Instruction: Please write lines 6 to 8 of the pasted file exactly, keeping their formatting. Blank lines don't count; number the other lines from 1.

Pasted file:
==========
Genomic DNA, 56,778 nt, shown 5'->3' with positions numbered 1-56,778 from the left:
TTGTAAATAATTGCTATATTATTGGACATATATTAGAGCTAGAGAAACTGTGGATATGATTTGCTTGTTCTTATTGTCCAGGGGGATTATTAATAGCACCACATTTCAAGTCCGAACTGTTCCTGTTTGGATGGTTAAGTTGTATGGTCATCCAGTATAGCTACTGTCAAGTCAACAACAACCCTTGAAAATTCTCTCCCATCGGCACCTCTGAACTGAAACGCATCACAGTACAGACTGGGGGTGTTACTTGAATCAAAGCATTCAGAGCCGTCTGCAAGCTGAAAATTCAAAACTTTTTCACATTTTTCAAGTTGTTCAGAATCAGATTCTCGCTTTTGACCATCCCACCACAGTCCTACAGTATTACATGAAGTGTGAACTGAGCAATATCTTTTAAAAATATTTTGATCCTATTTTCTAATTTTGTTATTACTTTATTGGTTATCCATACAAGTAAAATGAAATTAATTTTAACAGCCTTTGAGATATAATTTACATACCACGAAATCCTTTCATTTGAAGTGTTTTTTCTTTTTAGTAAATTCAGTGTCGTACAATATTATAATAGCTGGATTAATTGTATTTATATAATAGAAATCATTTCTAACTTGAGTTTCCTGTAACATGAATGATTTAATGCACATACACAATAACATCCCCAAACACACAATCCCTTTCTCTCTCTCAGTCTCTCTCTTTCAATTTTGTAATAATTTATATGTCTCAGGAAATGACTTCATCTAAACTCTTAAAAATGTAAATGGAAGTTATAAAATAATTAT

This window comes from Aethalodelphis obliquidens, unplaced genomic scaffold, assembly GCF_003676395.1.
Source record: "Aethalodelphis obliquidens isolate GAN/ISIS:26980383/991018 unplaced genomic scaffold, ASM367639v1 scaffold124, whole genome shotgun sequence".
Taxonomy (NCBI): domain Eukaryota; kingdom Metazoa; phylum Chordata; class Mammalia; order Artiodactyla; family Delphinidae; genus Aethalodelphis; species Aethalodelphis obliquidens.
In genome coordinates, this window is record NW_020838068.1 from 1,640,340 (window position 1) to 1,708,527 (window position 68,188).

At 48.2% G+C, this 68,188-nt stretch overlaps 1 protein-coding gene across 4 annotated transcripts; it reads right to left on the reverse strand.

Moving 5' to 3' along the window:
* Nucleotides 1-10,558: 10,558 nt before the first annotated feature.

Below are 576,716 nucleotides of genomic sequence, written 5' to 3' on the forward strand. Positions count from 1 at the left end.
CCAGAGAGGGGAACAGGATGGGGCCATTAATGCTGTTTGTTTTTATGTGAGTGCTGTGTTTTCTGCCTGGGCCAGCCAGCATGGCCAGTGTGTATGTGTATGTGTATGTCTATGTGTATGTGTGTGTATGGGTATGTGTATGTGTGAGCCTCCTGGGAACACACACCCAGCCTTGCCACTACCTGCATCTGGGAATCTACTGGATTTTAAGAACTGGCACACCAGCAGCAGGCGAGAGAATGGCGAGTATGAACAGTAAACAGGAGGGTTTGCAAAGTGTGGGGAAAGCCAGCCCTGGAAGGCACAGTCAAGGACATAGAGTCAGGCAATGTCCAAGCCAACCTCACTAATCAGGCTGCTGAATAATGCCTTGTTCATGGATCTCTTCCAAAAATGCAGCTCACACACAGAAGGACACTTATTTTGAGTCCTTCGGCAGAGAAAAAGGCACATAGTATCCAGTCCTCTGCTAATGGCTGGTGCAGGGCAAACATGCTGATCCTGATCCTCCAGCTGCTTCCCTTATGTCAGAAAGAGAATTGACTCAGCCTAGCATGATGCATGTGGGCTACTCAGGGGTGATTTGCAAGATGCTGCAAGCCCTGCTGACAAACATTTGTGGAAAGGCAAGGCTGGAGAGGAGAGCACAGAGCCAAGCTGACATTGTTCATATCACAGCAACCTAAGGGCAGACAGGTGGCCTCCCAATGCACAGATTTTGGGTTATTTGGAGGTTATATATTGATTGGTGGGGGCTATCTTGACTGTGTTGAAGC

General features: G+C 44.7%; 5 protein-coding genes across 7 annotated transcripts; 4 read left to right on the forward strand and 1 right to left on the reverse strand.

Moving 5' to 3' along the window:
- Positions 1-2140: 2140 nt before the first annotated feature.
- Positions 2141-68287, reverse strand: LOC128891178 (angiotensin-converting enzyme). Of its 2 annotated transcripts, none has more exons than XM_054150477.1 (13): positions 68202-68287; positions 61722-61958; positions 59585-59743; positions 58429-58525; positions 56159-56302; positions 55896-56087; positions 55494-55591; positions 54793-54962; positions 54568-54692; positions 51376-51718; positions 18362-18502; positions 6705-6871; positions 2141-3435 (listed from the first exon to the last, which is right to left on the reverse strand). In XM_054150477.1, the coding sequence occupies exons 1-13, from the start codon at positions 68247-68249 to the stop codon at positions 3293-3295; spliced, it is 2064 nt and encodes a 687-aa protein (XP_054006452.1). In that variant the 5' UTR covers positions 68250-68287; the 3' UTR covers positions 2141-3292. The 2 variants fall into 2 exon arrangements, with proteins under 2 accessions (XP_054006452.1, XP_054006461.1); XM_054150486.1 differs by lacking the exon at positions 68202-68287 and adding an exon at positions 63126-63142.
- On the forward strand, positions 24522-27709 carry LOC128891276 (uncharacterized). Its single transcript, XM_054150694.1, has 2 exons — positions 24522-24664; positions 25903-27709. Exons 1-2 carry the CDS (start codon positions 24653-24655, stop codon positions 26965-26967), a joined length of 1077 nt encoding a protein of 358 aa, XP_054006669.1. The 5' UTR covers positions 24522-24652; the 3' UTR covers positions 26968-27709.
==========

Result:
In genome coordinates, this window is record NW_020838068.1 from 1,640,340 (window position 1) to 1,708,527 (window position 68,188).

At 48.2% G+C, this 68,188-nt stretch overlaps 1 protein-coding gene across 4 annotated transcripts; it reads right to left on the reverse strand.

Moving 5' to 3' along the window: